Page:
Post-natal Yoga

One2One 
 
Guidelines for appropriate yoga practice during the post-natal recovery period

 

Ensure that any yoga teacher whose classes you attend knows if you are breastfeeding, how long ago the birth was, and the nature of your birthing and recovery experience.

 

Do’s

Do yogic breath with classic pelvic floor moves; i.e. drawing abdominals IN, and pelvic floor UP on the exhale. Use these also to help with lifting and carrying babies.

Do semi-supine rest: Full Yogic Breath – pelvic tilts etc. – to help resettle the pelvic organs and promote healing.

Do kneeling base movements: stretches, lifts and easeful movements with breath.

Do all chest-opening practices: from seated, with breath awareness.

Do sitting on balls and blocks: feeling pelvic floor. Pelvic floor practices in this position and semi supine.

Do deep relaxations: anything that is baby friendly – ensure your practices don’t cause you and your baby grief or tension, keep informal and adapt to changing circumstances. You can do breath relaxation walking, sitting or lying down.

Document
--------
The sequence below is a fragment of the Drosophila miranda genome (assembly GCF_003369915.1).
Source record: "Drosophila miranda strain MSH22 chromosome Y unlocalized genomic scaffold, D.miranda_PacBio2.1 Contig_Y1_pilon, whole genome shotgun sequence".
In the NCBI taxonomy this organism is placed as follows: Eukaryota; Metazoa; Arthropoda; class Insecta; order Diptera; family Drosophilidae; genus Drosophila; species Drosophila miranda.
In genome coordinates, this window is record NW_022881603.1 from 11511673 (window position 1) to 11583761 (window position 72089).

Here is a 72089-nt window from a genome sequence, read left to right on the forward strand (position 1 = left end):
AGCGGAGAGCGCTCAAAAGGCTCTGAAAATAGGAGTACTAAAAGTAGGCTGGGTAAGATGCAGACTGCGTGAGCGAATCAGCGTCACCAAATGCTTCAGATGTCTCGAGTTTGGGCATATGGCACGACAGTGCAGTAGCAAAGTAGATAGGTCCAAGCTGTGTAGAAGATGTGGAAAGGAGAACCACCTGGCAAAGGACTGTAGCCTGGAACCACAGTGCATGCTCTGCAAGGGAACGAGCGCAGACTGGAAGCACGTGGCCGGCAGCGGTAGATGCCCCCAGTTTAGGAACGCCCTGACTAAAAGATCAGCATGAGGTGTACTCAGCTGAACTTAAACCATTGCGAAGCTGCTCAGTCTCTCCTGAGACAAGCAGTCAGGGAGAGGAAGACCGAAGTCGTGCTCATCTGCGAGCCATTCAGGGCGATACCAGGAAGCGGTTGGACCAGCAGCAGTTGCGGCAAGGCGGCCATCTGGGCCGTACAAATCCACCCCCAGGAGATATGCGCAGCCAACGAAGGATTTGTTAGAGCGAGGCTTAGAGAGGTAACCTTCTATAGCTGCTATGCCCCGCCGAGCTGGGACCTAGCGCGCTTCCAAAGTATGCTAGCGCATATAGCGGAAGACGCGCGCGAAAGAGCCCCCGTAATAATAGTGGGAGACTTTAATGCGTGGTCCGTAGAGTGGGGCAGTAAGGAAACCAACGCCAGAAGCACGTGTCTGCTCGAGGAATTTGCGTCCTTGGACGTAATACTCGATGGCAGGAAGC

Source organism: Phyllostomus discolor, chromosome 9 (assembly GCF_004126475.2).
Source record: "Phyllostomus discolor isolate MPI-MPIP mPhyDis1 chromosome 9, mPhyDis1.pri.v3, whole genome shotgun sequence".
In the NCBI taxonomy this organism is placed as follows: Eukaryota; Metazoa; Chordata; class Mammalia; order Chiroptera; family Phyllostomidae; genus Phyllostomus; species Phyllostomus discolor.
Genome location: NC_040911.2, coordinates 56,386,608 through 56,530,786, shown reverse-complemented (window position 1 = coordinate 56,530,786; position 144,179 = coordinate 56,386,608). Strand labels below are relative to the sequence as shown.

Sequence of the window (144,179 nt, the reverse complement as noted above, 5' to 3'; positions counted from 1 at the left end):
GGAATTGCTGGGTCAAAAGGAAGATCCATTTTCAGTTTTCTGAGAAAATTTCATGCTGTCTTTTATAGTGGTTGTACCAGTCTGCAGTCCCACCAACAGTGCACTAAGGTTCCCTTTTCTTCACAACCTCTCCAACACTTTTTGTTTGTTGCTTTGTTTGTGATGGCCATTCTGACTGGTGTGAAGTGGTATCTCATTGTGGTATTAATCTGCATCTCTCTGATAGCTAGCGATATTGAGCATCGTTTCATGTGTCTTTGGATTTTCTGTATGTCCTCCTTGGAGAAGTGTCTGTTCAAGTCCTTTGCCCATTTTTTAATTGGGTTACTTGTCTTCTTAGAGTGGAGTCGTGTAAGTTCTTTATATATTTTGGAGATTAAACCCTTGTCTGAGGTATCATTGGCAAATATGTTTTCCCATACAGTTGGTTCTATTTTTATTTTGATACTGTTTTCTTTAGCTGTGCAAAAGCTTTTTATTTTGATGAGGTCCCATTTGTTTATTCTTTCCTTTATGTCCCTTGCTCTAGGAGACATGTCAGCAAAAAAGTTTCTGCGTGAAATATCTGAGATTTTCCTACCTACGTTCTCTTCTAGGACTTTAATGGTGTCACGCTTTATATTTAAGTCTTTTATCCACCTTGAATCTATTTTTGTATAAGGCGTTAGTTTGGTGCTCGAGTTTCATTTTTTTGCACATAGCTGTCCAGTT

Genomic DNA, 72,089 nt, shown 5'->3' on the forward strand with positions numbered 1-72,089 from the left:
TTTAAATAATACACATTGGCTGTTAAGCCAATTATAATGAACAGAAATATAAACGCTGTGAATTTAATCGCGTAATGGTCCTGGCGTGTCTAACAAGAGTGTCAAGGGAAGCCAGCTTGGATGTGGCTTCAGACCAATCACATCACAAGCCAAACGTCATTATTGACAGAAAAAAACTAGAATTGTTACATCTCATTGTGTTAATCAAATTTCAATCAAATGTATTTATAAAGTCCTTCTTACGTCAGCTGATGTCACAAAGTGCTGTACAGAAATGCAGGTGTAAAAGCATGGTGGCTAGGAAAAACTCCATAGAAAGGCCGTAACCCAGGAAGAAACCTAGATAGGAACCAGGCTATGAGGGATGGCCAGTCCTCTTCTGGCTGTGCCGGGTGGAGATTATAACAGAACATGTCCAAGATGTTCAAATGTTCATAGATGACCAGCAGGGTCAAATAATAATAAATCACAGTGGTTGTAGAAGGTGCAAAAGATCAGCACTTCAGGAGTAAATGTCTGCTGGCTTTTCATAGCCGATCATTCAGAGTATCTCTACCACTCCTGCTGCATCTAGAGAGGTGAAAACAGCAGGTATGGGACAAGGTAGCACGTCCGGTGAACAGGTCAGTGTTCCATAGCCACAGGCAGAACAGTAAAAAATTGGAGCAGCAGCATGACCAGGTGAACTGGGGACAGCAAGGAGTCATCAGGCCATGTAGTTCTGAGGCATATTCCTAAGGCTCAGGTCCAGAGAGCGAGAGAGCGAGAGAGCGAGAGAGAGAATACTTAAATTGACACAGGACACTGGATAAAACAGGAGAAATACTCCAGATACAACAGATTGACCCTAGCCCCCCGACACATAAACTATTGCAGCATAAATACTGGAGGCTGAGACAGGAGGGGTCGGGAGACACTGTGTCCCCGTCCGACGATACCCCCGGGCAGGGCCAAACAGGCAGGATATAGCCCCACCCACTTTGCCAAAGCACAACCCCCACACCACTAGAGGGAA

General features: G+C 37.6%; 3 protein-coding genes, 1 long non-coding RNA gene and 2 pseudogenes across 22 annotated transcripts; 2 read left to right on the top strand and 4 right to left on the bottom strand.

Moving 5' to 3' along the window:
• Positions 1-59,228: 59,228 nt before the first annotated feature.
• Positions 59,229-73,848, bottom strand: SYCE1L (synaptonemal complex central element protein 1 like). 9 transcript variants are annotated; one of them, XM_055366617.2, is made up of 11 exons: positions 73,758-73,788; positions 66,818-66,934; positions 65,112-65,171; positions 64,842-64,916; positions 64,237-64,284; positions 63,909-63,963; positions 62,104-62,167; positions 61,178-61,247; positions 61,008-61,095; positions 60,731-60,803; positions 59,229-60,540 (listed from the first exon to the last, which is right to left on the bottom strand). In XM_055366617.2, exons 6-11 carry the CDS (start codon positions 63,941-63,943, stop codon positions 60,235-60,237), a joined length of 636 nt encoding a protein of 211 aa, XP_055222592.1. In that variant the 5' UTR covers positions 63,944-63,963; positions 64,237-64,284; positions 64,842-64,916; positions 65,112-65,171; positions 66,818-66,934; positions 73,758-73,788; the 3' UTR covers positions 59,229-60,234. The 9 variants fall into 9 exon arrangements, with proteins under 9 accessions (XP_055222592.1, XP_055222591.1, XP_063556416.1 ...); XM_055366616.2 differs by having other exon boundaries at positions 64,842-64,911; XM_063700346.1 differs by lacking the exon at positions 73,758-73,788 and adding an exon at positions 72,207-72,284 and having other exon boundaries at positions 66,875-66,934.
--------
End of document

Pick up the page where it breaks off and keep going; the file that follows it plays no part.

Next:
Do twists: to re-knit the oblique abdominals – work with the breath to deepen benefits.

Do sound practices.

Do ensure maternal posture adjustments take into account/or improve upon maternal carrying habits.

Do enjoy your yoga practice!!!

 

Don’ts

Don’t move too fast – your body is in a vulnerable state, so give yourself time to feel how any posture will impact upon you before you get fully into it.

Don’t do inversions – wait until lochia has finished flowing, until the pelvis feels re aligned, and until abdominal support for the back is sufficiently re-established to maintain a stable curve in the lumbar spine.

Don’t stand wide: no wider than shoulder width for first eight weeks – then keep it close. Wide legged standing poses can overstretch already lax ligaments and aggravate any back problems that stem from a destabilised pelvis.

Don’t over stretch: its easy to cause damage to the destabilised pelvic joints – and indeed any other joints in the body. Whilst lactating, a woman’s joints are lax as in pregnancy, and the same precautions apply.

Don’t do sit ups or any other fierce work with the abdominals: it’s counter productive and exacerbates ‘feeding hunch’, work instead with twists and Healing Breath.

Don’t focus on the ‘externals’ but develop inner strength.

Don’t worry if there is anything here you don’t understand I will go through it with you!!!

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